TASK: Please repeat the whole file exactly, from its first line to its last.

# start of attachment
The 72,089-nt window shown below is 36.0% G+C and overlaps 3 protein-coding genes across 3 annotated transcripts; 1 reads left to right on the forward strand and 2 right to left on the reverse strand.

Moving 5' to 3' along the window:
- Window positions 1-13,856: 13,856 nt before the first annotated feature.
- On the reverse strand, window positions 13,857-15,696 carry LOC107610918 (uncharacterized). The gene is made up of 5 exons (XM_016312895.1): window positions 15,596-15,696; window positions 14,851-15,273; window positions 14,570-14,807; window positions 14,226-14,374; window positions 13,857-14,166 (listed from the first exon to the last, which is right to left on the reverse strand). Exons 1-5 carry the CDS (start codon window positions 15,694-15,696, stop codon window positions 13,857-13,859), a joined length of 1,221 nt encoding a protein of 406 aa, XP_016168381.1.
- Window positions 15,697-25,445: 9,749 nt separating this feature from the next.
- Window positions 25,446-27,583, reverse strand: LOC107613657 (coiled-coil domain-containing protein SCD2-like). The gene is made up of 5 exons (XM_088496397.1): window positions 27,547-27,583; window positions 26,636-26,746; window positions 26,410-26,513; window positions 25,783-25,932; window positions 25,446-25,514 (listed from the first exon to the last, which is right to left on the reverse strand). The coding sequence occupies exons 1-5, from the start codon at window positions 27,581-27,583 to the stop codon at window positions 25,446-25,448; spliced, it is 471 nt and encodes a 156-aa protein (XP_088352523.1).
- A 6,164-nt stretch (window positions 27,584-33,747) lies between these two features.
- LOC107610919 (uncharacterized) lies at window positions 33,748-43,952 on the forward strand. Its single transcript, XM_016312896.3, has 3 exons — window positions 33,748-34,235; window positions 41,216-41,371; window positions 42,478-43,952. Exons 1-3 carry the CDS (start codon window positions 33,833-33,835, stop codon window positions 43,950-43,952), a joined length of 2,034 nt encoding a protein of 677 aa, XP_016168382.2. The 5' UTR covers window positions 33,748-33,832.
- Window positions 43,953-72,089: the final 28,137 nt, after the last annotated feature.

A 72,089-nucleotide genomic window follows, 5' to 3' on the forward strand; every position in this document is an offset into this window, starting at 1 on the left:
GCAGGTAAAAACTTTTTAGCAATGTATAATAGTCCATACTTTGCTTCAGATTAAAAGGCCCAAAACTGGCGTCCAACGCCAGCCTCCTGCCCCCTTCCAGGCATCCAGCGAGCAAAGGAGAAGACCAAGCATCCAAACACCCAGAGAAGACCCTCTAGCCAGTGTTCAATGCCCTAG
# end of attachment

The 72,089-nt window shown below is 36.0% G+C and overlaps 3 protein-coding genes across 3 annotated transcripts; 1 reads left to right on the forward strand and 2 right to left on the reverse strand.

Moving 5' to 3' along the window:
- Window positions 1-13,856: 13,856 nt before the first annotated feature.
- On the reverse strand, window positions 13,857-15,696 carry LOC107610918 (uncharacterized). The gene is made up of 5 exons (XM_016312895.1): window positions 15,596-15,696; window positions 14,851-15,273; window positions 14,570-14,807; window positions 14,226-14,374; window positions 13,857-14,166 (listed from the first exon to the last, which is right to left on the reverse strand). Exons 1-5 carry the CDS (start codon window positions 15,694-15,696, stop codon window positions 13,857-13,859), a joined length of 1,221 nt encoding a protein of 406 aa, XP_016168381.1.
- Window positions 15,697-25,445: 9,749 nt separating this feature from the next.
- Window positions 25,446-27,583, reverse strand: LOC107613657 (coiled-coil domain-containing protein SCD2-like). The gene is made up of 5 exons (XM_088496397.1): window positions 27,547-27,583; window positions 26,636-26,746; window positions 26,410-26,513; window positions 25,783-25,932; window positions 25,446-25,514 (listed from the first exon to the last, which is right to left on the reverse strand). The coding sequence occupies exons 1-5, from the start codon at window positions 27,581-27,583 to the stop codon at window positions 25,446-25,448; spliced, it is 471 nt and encodes a 156-aa protein (XP_088352523.1).
- A 6,164-nt stretch (window positions 27,584-33,747) lies between these two features.
- LOC107610919 (uncharacterized) lies at window positions 33,748-43,952 on the forward strand. Its single transcript, XM_016312896.3, has 3 exons — window positions 33,748-34,235; window positions 41,216-41,371; window positions 42,478-43,952. Exons 1-3 carry the CDS (start codon window positions 33,833-33,835, stop codon window positions 43,950-43,952), a joined length of 2,034 nt encoding a protein of 677 aa, XP_016168382.2. The 5' UTR covers window positions 33,748-33,832.
- Window positions 43,953-72,089: the final 28,137 nt, after the last annotated feature.

A 72,089-nucleotide genomic window follows, 5' to 3' on the forward strand; every position in this document is an offset into this window, starting at 1 on the left:
GCAGGTAAAAACTTTTTAGCAATGTATAATAGTCCATACTTTGCTTCAGATTAAAAGGCCCAAAACTGGCGTCCAACGCCAGCCTCCTGCCCCCTTCCAGGCATCCAGCGAGCAAAGGAGAAGACCAAGCATCCAAACACCCAGAGAAGACCCTCTAGCCAGTGTTCAATGCCCTAG